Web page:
Bless This House

The wisecracks, the inferences and the style throughout the sitcom lean to the crude — but crude, of course, tends to be in fashion.

The wisecracks, the inferences and the style throughout the sitcom lean to the crude — but crude, of course, tends to be in fashion.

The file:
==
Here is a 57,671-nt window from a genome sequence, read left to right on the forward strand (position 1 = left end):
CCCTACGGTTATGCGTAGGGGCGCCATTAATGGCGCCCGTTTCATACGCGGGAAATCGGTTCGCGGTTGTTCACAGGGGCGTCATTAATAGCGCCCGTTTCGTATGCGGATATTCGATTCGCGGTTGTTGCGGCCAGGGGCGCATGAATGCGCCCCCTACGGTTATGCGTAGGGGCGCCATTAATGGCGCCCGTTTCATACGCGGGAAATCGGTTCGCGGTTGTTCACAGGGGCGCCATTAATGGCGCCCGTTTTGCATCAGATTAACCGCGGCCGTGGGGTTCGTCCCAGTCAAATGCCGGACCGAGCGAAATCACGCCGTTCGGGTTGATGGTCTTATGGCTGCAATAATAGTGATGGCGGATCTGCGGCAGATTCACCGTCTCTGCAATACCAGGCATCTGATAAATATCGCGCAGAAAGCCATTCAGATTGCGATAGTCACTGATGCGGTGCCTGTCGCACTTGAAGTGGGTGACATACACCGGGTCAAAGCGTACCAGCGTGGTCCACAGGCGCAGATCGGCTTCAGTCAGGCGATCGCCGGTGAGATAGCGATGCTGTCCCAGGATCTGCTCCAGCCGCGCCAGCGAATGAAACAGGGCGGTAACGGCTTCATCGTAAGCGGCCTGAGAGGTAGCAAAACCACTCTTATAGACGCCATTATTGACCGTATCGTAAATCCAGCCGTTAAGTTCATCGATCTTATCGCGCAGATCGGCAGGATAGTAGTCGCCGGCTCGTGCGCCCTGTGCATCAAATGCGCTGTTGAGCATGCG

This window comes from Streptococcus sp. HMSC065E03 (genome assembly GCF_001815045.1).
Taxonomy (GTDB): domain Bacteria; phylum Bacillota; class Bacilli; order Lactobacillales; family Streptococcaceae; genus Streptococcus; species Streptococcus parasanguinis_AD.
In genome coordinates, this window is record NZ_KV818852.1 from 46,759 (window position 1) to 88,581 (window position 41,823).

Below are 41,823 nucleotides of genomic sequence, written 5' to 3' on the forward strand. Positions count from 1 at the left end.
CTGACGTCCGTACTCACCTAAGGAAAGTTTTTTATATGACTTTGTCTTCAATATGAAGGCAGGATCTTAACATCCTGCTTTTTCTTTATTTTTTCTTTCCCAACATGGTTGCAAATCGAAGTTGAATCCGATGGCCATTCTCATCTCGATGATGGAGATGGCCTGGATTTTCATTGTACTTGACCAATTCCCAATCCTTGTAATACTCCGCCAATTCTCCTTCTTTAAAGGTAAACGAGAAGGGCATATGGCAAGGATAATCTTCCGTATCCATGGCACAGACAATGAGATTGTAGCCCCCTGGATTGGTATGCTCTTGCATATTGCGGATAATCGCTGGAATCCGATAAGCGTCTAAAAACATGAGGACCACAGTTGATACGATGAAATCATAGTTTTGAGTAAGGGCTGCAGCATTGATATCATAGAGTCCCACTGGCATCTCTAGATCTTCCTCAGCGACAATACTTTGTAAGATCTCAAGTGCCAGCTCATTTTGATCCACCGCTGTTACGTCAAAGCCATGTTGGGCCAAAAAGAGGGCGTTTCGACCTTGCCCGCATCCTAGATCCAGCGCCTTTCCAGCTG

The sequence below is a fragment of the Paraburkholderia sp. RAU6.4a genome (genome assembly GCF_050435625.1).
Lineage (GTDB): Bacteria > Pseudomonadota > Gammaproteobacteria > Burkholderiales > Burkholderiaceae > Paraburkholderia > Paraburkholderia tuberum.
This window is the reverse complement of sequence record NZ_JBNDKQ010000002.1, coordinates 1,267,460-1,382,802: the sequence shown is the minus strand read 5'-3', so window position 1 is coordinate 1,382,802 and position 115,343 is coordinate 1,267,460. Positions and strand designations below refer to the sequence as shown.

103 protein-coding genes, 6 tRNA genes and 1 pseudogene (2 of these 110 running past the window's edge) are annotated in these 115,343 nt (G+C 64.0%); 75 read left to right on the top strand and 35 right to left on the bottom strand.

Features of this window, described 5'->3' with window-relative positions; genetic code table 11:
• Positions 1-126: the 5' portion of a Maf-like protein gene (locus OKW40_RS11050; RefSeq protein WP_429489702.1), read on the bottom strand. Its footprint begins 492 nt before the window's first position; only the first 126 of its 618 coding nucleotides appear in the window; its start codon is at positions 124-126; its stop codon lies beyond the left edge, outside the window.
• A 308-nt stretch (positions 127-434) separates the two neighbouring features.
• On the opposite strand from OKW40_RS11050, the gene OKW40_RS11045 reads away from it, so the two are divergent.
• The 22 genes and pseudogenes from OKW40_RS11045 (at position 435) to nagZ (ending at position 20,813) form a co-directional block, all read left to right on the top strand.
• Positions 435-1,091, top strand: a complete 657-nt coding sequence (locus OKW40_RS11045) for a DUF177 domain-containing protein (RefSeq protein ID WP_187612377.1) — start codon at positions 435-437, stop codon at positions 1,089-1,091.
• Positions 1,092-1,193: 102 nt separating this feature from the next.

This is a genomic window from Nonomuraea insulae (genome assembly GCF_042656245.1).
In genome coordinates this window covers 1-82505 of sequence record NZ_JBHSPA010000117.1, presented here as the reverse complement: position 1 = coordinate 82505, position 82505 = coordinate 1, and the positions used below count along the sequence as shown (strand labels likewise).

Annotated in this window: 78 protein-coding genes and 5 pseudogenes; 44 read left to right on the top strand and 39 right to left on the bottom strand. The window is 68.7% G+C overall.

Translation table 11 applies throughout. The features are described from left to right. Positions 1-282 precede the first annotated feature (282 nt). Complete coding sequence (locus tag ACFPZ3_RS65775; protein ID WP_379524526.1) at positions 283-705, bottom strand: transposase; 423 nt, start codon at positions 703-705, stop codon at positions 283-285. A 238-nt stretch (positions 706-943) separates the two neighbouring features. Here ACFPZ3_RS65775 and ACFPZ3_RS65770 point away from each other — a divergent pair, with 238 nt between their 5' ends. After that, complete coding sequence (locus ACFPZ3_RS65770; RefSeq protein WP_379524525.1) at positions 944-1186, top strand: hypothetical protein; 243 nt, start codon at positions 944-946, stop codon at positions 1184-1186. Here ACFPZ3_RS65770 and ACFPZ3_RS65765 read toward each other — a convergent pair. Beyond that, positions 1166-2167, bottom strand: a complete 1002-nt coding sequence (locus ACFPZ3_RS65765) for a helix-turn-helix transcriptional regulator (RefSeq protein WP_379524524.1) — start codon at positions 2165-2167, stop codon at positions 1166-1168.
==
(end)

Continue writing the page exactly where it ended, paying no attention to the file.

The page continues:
Director Barnet Kellman bounces laugh lines along at a brisk clip, and if remarks aren’t laughable, they’re lobbed over in a way to make them sound racy. Creator Bruce Helford’s writing is often ham-handed, and there’s no discernible taste line to worry about crossing. Lots of it is real burleycue humor: vulgar, raw, brash humor that kept grind houses open for years. How much is welcome in living rooms is another subject. Clay’s acting is awkward and forced, but Moriarty’s a treasure, no matter what she has to say. Guest star Patricia Healy comes on like a bombshell despite an inane exchange between her character and Burt in the post office (Helford hands Burt a couple of not-so-funny remarks about postal shootings). Neighbors Phyllis and Lenny (Molly Price, Don Stark) look potentially rich for character mining, but Mimi Kennedy is wasted as a real estate agent. Show will air Wednesdays at 8 p.m. beginning Wednesday. Though “Bless” looks to be trying to carbon “The Honeymooners,” its closest relative would seem to be “Married With … Children.” The Kramdens and the Nortons wouldn’t know from raunch.